Meet the Zero Waste Family

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Bea Johnson, The Zero Waste Home
The family of four has produced only this handful of trash since October. Photo: Alexis Petru, Earth911

The average American throws out about 1,000 pounds of garbage every year, according to the U.S. EPA.

The Johnson family in California has created only one handful of trash in six months.

This family of four aims to reach zero waste – producing no trash going to landfill – or as close to it as possible. And they’re already pretty close.

SEE: Slideshow of Zero Waste Family

The Johnsons, who live just north of San Francisco in Mill Valley, aren’t just simply recycling their way to reach zero waste.

“Recycling is a last resort,” says Béa Johnson, who led her family’s waste reduction efforts and chronicles her experience in the blog, The Zero Waste Home.

Johnson is referring to the fact that while recycling is better for the environment than extracting and manufacturing raw materials, it still uses energy and creates pollution.

To make her home zero waste, Johnson relied on the three Rs of the recycling hierarchy in their order: reduce, reuse and recycle. Johnson even added her own R to the front of the hierarchy: refuse.

Why the Johnsons Went Zero Waste

Three years ago, the Johnsons decided to adopt a simpler lifestyle with less stuff and more meaning.

They moved out of their 3,000 square-foot house in a pedestrian- and bicycle-unfriendly suburb east of San Francisco and bought their current 1,400 square-foot home near downtown Mill Valley, where they can walk to shops and restaurants. They purged their belongings, keeping only the necessities.

“We started eating less meat and driving our cars less. And then I attacked our waste. I started shopping in bulk, but realized I could go further,” Johnson says.

READ: Reduce Your Food Waste in 10 Minutes

How It Works

Bea Johnson, The Zero Waste Home
Johnson buys nuts, nut butters, dried fruits and other snacks in bulk in reusable cloth bags and transfers them to glass jars when she gets home. She also stores her homemade preserves in glass jars. Photo: Alexis Petru, Earth911

Johnson buys everything she can in bulk – from grains, snacks and tea, to lotions, shampoo and Castile soap. She brings her own reusable containers to the store to transport items home: cloth bags for dry goods, glass jars for wet items like meat and cheese and refillable bottles for bath products. She takes fresh loaves of bread from the bakery home in pillowcases.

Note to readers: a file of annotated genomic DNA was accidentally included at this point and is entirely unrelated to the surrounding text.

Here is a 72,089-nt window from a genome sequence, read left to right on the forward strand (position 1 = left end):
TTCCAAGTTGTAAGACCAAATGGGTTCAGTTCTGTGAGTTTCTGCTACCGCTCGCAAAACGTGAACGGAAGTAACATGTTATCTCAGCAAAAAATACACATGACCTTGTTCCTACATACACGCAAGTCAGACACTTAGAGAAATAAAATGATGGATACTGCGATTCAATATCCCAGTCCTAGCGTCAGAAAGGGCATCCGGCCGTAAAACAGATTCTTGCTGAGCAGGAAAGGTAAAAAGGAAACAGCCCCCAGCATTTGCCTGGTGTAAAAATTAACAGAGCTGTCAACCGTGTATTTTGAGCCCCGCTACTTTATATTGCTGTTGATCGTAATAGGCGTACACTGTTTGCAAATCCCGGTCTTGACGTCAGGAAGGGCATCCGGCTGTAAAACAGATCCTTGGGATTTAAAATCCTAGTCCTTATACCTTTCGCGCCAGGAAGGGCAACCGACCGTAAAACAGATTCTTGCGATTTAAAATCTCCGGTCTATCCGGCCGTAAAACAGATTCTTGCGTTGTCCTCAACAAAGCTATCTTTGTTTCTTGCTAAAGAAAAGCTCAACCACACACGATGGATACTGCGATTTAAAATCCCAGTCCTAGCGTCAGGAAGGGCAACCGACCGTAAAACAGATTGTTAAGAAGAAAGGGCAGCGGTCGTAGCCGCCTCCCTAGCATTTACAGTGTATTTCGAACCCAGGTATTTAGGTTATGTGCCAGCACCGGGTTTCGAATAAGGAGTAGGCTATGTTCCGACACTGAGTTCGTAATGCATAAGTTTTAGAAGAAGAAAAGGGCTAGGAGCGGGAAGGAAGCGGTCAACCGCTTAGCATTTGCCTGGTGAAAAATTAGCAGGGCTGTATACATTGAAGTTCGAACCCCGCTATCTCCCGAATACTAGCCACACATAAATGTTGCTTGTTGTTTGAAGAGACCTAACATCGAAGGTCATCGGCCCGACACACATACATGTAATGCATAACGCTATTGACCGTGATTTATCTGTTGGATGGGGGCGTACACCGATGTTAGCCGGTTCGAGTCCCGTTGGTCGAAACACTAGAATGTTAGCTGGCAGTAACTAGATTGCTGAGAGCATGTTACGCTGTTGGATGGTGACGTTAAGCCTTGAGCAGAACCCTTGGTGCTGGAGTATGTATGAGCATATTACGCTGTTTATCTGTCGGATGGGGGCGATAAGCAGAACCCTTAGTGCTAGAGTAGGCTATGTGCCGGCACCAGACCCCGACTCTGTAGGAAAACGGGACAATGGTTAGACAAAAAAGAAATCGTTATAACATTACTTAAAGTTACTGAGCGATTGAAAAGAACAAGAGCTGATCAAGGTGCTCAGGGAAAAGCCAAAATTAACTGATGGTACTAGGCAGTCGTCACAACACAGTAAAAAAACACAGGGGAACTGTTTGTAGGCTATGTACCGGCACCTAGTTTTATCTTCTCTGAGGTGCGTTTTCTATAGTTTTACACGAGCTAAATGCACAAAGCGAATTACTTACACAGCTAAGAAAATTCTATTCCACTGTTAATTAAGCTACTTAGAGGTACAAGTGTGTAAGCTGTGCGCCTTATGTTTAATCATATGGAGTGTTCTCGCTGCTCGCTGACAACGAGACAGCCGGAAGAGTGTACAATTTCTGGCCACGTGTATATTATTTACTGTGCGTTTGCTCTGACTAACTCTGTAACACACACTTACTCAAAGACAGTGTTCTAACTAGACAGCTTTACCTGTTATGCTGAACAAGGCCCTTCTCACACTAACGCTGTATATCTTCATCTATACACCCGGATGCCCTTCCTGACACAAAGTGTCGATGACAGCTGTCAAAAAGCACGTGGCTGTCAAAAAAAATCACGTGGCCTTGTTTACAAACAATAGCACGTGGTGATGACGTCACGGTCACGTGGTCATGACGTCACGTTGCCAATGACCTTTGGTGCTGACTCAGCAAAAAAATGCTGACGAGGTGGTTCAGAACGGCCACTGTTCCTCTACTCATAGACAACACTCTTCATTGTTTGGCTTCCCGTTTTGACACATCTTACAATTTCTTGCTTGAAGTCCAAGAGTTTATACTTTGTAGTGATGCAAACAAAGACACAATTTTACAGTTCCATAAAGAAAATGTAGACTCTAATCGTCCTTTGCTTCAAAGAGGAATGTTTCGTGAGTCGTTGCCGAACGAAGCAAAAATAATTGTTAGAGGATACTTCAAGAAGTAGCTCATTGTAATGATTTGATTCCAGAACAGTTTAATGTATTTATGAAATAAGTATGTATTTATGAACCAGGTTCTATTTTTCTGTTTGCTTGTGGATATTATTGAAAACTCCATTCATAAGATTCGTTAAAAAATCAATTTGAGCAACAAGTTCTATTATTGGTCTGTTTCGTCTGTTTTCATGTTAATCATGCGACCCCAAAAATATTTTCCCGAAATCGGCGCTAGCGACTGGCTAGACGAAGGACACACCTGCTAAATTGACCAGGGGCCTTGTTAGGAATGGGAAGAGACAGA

Forgoing canned food, she makes her own condiments like horseradish and mustard and annually cans her own preserves. She uses vinegar to make her own cleaning products and mixes baking soda and the sweetening herb stevia to make the family’s toothpaste.

READ: Save Your Food: Canning and Freezing 101

If she can’t find a zero-waste or recyclable alternative for a product, Johnson makes sure to contact the company to ask that they green their operations: from the plastic strip in the Netflix envelope, to the 3-D glasses and plastic wrapper her son recently brought home from the movies.

But the Johnsons’ report card isn’t spotless. They haven’t been able to ditch their two cars for longer trips, and Johnson knows carbon offsets don’t really make up for the family’s annual trips to France to visit her family. But reducing waste was a way to live a more sustainable life that worked for them.

Misconceptions of the Zero Waste Home

Publishing their journey to zero waste on her blog has attracted both supporters and “haters,” as Johnson calls them, who have several misconceptions about her family’s lifestyle.

Johnson understands the confusion surrounding her family’s way of life.

“Five years ago, if someone told me they had a zero waste lifestyle, I would have thought, ‘are they nuts? Does it take them all day to do those things?’” she says.

Bea Johnson, The Zero Waste Home
Johnson purchases dry goods like grains and flour in bulk in reusable cloth bags and stores them in glass jars in the cupboard. Photo: Alexis Petru, Earth911

Misconception #1: It takes too much time

Many of the family’s critics assume Johnson’s zero-waste lifestyle is a full-time effort. But Johnson, who works three part-time jobs, says going zero waste isn’t as time-consuming as people think. With all the systems in place, the Johnson family has zero waste on autopilot, she says.

Johnson says people forget that dealing with trash takes time: sorting through junk mail and removing and discarding or recycling packaging from new purchases.

“Now that we’re not burdened by stuff, we have more time do things we truly enjoy. I have more time to play with my kids,” Johnson says.

READ: Tackling the Barriers to Being Green – Time

Misconception #2: It’s too expensive

The family actually saves money by buying in bulk, avoiding packaged and processed foods and reducing their overall purchasing, Johnson says.

“People think we must be rich, but we’ve had a rough time the last two years, like everyone else, with both of us [her husband and herself] working for startups,” she says.

READ: Tackling the Barriers to Being Green – Money

Misconception #3: They feel deprived